I remember – back in 2003-4 when my son was in the Sand. Way back then (it’s a lifetime ago!) the mail to Iraq was taking 4 – 6 weeks to arrive, even sent Priority. So.. In November, right after his birthday, I started shopping. I didn’t get much for him, just the underwear I was sure he needed (underwear in your stocking is a tradition too… don’t ask…) , and socks, and candy. I baked cookies – his great grandmother’s Butterblatzen, my shortbread, macaroons – before Thanksgiving. We have schedules in my family – all Christmas baking is done in December.. my mother is German and schedules are her lifeblood! Christmas is HUGE – big trees with tons of white little lights, ornaments that we inherited, or he made in school or scouts.. opening presents on Christmas Eve, and the stockings on Christmas Day.
Then I remembered.
Before he enlisted, his dad and I, with his help and many others, built our own house, a dome house and it took a long time, with all of us working regular jobs and doing it at night and weekends. The first Christmas on the property – we were in a terrible trailer and had no room for anything at all, much less a big tree. So we found a tiny table top fake tree, little ornaments and popped popcorn to swag it in (and feed the mice that were having a field day in there too!). And we laughed, and celebrated and joy filled that trailer. The second Christmas, we were living in the house, with just a few rooms done – and we found that little tree, put it under the rolling scaffolding in the main room and decorated it. The lights – well that year, they draped the scaffolding! And it was a great Christmas!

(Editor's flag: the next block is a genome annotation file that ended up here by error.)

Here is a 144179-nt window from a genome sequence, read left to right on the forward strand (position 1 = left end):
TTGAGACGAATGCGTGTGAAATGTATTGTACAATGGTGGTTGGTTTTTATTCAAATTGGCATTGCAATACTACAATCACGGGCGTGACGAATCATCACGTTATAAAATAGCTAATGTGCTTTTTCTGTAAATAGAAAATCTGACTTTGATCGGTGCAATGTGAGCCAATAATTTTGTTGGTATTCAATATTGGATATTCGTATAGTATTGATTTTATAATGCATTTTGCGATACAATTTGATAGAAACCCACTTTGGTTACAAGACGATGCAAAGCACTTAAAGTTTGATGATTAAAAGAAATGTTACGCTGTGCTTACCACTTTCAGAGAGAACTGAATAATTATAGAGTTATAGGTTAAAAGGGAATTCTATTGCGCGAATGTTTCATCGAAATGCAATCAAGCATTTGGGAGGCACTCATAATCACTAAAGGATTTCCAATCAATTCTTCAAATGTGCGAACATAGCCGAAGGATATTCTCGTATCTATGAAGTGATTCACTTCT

and I remembered.
The next few – he was either living on his own, but came to our house for Christmas, with the latest girlfriend – or the wonderful one when they got leave from Basic and he came, all skinny and polite and NEAT – The tree that year was huge, a Fraser Fir that smelled like the holiday, the banisters were draped in lights, the house smelled of goose and pie and there was such joy in the house.
The year he was deployed, his dad was deployed, and I couldn’t face Christmas at all. But I wanted him to have it – out in the cold damp desert. So I found the little tree, and the little ornaments and even some “lights” that looked real, but didn’t need to be plugged in. I decorated it, and packed it oh so carefully. and mailed it in November. He told me later that he loved it, the platoon he was with was camping in one of Saddams family palaces, and they set up that little tree and everyone opened packages from home. My husband was in Bosnia, they had a great tree on their base, and food and packages from home. I couldn’t do it, just couldn’t. I had great friends who invited me for the day, which was sweet. And all of us tried to remember those other Christmases, the ones we were together, when the kid was little and woke us up at 5 to open the presents from Santa, when he was older and we sat in our PJs all day and watched goofy movies while the house smelled of goose with stuffing and mincemeat pies…
This year – the husband is packing for deployment, I’m baking for other troops who aren’t home, and my son, daughter in law and our beautiful, smart, sassy and perfect granddaughter are out West where they live. And I’ll remember that little boy with the footy jamies, racing to see what’s in the package – sitting with the new toy in the living room and grinning over the chocolate Santa for breakfast. and I’ll remember..